Is that a valve at the pressure gauge going into the boiler? It looks like we may be able to isolate the boiler there and then drain each zone at the drain on the boiler.

Let us know.
 

Last edited by lawrosa; 12-20-10 at 03:50 PM.
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Old 12-20-10, 03:42 PM
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Finally got the pics posted. Don't know if you can tell but there are not enough isolation valves. Can't isolate the expansion tank, or the boiler, nor each zone individually. Only 3 of the 6 zones have a manual shut off valve in addition to the automatic zone valve. And these are placed next to the zone valves. So I don't understand how I will be able to isolated each zone, then the boiler to do the drain and refill for each individually.

Can I just do a whole system drain and refill? Will that top most zone get filled? That one has only the auto zone valve. Seems like this one will drain but not refill since I cannot isolate it.
 
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Old 12-20-10, 03:47 PM
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I noticed some problems in your pix. The green Taco pump is mounted wrong. The motor should be horizontal, or else it will fail prematurely.

See the automatic air eliminator mounted on the air separator above the gray expansion tank? Evidently it has been leaking based on the rust on the pipe below. And make sure the green valve cap on the auto air eliminator isn't screwed down tight - otherwise, it won't work.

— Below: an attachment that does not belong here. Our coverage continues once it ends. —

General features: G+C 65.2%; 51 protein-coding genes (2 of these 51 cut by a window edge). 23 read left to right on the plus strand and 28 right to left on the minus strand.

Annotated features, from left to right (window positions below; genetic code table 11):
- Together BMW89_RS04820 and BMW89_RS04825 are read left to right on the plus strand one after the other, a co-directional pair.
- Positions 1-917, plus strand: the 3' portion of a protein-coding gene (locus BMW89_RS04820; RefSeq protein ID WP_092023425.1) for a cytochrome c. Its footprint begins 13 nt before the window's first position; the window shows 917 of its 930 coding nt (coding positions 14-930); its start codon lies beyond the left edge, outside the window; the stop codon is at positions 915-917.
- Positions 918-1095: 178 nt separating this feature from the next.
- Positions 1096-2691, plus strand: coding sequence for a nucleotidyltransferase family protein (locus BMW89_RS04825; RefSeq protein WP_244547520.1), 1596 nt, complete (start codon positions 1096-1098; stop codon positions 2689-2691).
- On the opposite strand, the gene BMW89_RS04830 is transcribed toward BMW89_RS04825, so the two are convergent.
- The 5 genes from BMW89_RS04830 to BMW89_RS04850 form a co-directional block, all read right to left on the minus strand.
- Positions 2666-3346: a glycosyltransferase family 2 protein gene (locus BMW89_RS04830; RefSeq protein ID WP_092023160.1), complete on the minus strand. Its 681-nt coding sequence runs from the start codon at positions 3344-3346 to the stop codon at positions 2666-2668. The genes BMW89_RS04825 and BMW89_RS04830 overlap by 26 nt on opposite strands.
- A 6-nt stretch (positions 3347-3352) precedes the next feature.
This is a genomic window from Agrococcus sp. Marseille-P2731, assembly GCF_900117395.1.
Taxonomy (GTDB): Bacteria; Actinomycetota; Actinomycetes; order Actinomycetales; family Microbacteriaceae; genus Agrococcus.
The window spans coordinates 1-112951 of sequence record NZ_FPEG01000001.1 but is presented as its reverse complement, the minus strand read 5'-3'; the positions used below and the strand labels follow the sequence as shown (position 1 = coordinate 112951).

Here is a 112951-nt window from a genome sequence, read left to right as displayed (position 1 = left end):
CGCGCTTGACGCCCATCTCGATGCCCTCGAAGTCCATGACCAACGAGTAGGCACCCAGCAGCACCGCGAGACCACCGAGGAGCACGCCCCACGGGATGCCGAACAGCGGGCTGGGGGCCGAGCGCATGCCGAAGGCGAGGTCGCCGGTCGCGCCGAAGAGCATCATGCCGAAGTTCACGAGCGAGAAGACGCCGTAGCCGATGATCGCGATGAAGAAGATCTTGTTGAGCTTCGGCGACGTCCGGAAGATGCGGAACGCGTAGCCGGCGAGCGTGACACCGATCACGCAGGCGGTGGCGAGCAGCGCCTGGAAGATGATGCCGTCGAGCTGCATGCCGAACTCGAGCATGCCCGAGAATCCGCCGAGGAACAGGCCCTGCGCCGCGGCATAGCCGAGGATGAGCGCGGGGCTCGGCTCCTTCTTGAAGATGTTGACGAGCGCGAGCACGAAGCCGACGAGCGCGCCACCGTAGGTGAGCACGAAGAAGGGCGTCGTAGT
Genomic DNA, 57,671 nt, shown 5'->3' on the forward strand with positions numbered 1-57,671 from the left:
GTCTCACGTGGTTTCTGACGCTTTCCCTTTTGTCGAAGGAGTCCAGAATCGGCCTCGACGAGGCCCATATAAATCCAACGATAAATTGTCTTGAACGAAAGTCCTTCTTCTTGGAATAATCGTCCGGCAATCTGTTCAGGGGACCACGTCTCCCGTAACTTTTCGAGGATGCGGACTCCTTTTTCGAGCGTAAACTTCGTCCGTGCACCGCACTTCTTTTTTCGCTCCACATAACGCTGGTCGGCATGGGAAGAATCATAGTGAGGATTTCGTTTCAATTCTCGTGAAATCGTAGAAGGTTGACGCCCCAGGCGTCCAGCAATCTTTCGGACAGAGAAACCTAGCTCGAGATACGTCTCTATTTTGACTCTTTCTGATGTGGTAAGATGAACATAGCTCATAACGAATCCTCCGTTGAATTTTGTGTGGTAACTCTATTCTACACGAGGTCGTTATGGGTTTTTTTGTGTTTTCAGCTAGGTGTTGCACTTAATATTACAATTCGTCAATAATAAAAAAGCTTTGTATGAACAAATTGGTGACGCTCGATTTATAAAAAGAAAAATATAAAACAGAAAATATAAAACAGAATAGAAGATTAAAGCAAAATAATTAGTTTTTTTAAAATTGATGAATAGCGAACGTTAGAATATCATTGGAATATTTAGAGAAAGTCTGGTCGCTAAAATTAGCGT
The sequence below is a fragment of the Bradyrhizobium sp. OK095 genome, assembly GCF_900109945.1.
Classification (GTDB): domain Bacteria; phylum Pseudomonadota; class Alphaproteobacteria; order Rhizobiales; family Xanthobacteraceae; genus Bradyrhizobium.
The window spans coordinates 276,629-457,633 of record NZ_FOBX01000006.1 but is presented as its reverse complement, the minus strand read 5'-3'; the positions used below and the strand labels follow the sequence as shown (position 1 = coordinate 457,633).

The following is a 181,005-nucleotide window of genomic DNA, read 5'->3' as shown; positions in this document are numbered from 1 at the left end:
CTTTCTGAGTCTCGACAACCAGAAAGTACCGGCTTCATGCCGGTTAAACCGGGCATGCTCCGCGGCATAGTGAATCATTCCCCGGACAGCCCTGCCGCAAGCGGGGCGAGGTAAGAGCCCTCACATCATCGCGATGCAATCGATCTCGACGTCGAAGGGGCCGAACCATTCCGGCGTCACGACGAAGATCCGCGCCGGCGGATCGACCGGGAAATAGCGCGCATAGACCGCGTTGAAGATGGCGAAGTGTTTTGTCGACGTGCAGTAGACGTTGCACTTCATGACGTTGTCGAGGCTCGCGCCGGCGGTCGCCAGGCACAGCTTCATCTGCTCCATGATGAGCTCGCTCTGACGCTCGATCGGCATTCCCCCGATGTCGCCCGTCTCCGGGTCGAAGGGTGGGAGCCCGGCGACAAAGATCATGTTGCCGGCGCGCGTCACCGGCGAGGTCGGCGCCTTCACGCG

It looks like you've got 120-V wiring dangling all over the place - that needs to be in conduit or greenfield. Call an electrician.

What's the make and model of the boiler?

The system's arrangement seems very cramped, probably making access for maintenace difficult.
 
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Old 12-20-10, 04:25 PM
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Tell me what you want to see in the picture. Just better pics does not tell me what to shoot specifically. The air purge was replaced 1 or 2 years ago. The rust is from the old one. This one works. The circ pump was mounted 15 years ago and is still going. I will wait till it fails to change to correct angle. There are no valves at input or output of the boiler. The yellow item is the info tag on the pressure relief valve. All the 120 volt wire was there when this was originally inspected and okayed by the county, 15+ years ago. The system looks a mess but is easily serviced. I don't know about adding all the extra valves though. That might be difficult.

I don't really want to rework a system that has been working for 15 years unless there is a problem. Then it makes sense to make the mods necessary to make it easier to drain. If it ain't broke...

Now that I think about it, I don't know the system has ever been totally drained. It originally had 2 zones with manual shut off valves plus the indirect water heater with no manual shut off valve. Then a zone was added about 4 years later. I assume he just opened or drained the system enough to add the zone. Then about 9 years after that two more zones were added. Those last two are the ones without manual valves. But they are also the ones with the longest runs and the one that is 22' above the boiler. So I am guessing there must be a way to get the water into this zone.